Tanya Dewey (editor), Animal Diversity Web.

Jamie Alton (author), Eastern Kentucky University, Sherry Harrel (editor, instructor), Eastern Kentucky University.



living in the Nearctic biogeographic province, the northern part of the New World. This includes Greenland, the Canadian Arctic islands, and all of the North American as far south as the highlands of central Mexico.

World Map

bilateral symmetry

having body symmetry such that the animal can be divided in one plane into two mirror-image halves. Animals with bilateral symmetry have dorsal and ventral sides, as well as anterior and posterior ends. Synapomorphy of the Bilateria.


an animal that mainly eats meat


uses smells or other chemicals to communicate


having markings, coloration, shapes, or other features that cause an animal to be camouflaged in its natural environment; being difficult to see or otherwise detect.


animals which must use heat acquired from the environment and behavioral adaptations to regulate body temperature

external fertilization

fertilization takes place outside the female's body


union of egg and spermatozoan


mainly lives in water that is not salty.


having a body temperature that fluctuates with that of the immediate environment; having no mechanism or a poorly developed mechanism for regulating internal body temperature.


An animal that eats mainly insects or spiders.


offspring are produced in more than one group (litters, clutches, etc.) and across multiple seasons (or other periods hospitable to reproduction). Iteroparous animals must, by definition, survive over multiple seasons (or periodic condition changes).


having the capacity to move from one place to another.


specialized for swimming

native range

the area in which the animal is naturally found, the region in which it is endemic.


reproduction in which eggs are released by the female; development of offspring occurs outside the mother's body.


the kind of polygamy in which a female pairs with several males, each of which also pairs with several different females.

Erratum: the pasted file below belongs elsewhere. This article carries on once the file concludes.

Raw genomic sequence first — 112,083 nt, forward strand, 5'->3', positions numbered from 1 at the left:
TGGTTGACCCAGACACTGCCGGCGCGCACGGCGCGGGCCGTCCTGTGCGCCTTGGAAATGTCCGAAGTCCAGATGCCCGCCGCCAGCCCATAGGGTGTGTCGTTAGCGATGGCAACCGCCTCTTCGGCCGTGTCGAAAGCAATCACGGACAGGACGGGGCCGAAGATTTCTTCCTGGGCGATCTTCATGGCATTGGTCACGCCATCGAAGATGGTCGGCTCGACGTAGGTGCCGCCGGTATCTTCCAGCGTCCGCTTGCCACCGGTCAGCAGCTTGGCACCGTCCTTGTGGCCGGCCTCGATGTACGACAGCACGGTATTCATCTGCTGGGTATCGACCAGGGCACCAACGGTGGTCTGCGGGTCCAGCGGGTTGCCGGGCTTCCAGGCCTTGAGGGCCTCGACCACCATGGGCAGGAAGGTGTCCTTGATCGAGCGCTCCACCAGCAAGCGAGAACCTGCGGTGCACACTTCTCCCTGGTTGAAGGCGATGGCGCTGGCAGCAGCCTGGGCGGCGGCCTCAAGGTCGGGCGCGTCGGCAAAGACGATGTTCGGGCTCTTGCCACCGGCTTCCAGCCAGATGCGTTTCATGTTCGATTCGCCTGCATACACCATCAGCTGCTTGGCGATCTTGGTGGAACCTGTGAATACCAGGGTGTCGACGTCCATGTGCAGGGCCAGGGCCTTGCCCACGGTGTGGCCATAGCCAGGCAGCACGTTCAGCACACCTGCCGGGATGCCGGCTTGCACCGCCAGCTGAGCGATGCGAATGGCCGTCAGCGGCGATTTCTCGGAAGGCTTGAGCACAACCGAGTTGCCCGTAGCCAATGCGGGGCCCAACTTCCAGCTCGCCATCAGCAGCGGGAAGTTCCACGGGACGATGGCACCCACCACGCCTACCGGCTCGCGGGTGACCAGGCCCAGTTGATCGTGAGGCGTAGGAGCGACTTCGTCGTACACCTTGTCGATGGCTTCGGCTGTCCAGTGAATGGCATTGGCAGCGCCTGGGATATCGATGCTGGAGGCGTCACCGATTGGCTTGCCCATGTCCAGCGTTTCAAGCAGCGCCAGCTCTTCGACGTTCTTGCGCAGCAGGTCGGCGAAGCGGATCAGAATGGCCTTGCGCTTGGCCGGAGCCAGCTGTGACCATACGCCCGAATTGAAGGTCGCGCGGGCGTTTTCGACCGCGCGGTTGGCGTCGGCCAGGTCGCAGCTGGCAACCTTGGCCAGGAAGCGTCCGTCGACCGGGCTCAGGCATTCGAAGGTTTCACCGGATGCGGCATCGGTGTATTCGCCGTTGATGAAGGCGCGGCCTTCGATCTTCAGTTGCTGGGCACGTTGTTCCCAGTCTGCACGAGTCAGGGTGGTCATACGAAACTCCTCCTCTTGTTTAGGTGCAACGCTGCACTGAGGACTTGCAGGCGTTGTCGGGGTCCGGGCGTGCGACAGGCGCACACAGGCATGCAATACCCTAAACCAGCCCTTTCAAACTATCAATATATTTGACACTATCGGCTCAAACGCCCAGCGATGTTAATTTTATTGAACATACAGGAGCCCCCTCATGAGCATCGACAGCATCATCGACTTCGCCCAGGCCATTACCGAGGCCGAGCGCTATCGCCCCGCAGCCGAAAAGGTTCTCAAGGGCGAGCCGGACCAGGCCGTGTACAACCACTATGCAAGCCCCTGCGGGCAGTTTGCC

seasonal breeding

breeding is confined to a particular season


remains in the same area


reproduction that includes combining the genetic contribution of two individuals, a male and a female


lives alone


uses touch to communicate


defends an area within the home range, occupied by a single animals or group of animals of the same species and held through overt defense, display, or advertisement


uses sight to communicate


2005. "Kentucky AWAKE" (On-line). Accessed October 30, 2005 at

2005. "NatureServe Explorer" (On-line). NatureServe Explorer: An online encyclopedia of life [web application]. Version 4.6. NatureServe, Arlington, Virginia. Accessed October 29, 2005 at

2003. "Wisconsin Department of Natural Resources" (On-line). Accessed October 29, 2005 at

Etnier, D., W. Starnes. 1993. The Fishes of Tennessee. Knoxville, Tennessee: The University of Tennessee Press / Knoxville. Accessed October 29, 2005 at

Froese, R., D. Pauly. 2005. "Fishbase" (On-line). World Wide Web electronic publication. Version (7/2005). Accessed October 24, 2005 at

Moyle, P., J. Cech. 2004. Fishes, An Introduction to Ichthyology 5th ed.. Upper Saddle River, NJ 07458: Prentice-Hall, Inc.. Accessed December 03, 2005 at

Page, L., B. Burr. 2005. "Fishbase" (On-line). Accessed October 27, 2005 at

Shiels, A. 2005. "Pennsylvania's Dynamic Darters" (On-line). Accessed December 06, 2005 at